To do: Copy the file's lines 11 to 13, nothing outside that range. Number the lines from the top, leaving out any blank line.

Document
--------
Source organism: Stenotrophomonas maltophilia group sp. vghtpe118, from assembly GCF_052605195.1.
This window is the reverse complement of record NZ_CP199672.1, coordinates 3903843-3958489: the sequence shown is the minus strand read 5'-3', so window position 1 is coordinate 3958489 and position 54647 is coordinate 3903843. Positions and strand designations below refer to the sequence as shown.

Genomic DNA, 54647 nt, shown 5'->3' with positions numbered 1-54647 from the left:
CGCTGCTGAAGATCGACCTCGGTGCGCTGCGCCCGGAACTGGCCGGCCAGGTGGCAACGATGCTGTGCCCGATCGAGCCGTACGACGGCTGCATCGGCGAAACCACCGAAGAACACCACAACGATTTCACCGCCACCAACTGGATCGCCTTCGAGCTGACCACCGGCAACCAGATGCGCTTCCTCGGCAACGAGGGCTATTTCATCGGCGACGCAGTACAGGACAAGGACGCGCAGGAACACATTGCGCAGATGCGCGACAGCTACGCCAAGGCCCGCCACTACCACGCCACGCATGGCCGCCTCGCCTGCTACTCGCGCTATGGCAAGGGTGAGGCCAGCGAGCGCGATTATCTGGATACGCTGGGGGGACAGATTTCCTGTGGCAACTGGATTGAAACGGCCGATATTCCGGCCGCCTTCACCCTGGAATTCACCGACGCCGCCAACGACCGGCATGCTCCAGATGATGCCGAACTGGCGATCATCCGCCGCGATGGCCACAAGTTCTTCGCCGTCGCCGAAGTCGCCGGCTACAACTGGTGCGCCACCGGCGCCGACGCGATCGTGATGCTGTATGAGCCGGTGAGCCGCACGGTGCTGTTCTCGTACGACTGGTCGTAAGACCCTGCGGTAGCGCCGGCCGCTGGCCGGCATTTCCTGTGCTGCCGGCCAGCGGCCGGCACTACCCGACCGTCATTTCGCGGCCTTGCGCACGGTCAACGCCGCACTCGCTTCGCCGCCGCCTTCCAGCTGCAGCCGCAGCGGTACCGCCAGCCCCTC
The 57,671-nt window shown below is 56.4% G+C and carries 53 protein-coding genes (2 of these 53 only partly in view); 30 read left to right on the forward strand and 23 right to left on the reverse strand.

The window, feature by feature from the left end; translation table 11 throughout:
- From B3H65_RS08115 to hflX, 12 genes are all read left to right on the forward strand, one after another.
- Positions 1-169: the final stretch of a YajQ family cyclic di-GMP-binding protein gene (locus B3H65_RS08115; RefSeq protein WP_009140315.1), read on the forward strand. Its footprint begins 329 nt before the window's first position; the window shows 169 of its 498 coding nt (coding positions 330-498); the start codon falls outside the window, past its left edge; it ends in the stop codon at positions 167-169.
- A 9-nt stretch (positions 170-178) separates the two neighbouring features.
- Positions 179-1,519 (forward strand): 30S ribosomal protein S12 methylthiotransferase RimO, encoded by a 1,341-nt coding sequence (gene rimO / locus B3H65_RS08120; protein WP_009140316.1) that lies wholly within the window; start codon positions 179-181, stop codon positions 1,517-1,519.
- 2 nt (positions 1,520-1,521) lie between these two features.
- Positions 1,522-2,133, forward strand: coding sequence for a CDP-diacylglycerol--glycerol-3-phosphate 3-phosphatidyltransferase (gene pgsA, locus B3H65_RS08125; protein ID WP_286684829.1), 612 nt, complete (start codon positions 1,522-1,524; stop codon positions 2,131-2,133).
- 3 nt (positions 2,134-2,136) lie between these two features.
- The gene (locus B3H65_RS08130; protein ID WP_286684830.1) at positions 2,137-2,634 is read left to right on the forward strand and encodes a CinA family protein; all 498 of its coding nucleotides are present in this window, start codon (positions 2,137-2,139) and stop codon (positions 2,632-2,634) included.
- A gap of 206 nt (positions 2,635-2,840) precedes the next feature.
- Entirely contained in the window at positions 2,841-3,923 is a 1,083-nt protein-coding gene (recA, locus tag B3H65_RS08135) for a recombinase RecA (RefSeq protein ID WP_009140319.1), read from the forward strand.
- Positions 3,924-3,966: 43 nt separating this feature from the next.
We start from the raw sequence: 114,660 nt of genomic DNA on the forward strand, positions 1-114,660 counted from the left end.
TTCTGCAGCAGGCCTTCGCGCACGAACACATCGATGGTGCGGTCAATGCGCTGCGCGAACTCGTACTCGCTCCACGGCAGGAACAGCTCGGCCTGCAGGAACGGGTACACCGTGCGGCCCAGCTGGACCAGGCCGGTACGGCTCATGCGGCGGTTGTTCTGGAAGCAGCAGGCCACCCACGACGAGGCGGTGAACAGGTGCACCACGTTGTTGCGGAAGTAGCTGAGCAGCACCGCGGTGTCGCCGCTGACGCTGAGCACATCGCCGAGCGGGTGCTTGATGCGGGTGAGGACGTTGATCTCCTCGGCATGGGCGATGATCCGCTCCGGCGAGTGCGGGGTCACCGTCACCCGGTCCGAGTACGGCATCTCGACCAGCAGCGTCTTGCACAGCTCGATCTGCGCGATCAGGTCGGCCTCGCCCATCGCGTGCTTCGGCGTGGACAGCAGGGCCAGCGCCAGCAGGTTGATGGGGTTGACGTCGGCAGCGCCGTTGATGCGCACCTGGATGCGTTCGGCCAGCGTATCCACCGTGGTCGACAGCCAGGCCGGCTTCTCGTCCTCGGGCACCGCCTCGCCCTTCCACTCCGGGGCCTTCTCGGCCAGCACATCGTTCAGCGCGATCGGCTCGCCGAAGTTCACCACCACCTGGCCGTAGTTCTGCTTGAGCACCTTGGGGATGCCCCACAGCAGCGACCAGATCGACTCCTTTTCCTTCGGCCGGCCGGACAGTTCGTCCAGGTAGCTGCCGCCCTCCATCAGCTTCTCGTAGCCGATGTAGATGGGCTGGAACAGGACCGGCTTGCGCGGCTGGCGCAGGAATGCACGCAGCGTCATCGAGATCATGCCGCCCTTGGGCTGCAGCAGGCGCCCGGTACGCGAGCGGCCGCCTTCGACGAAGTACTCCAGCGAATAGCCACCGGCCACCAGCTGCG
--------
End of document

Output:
- 2 nt (positions 1,520-1,521) lie between these two features.
- Positions 1,522-2,133, forward strand: coding sequence for a CDP-diacylglycerol--glycerol-3-phosphate 3-phosphatidyltransferase (gene pgsA, locus B3H65_RS08125; protein ID WP_286684829.1), 612 nt, complete (start codon positions 1,522-1,524; stop codon positions 2,131-2,133).
- 3 nt (positions 2,134-2,136) lie between these two features.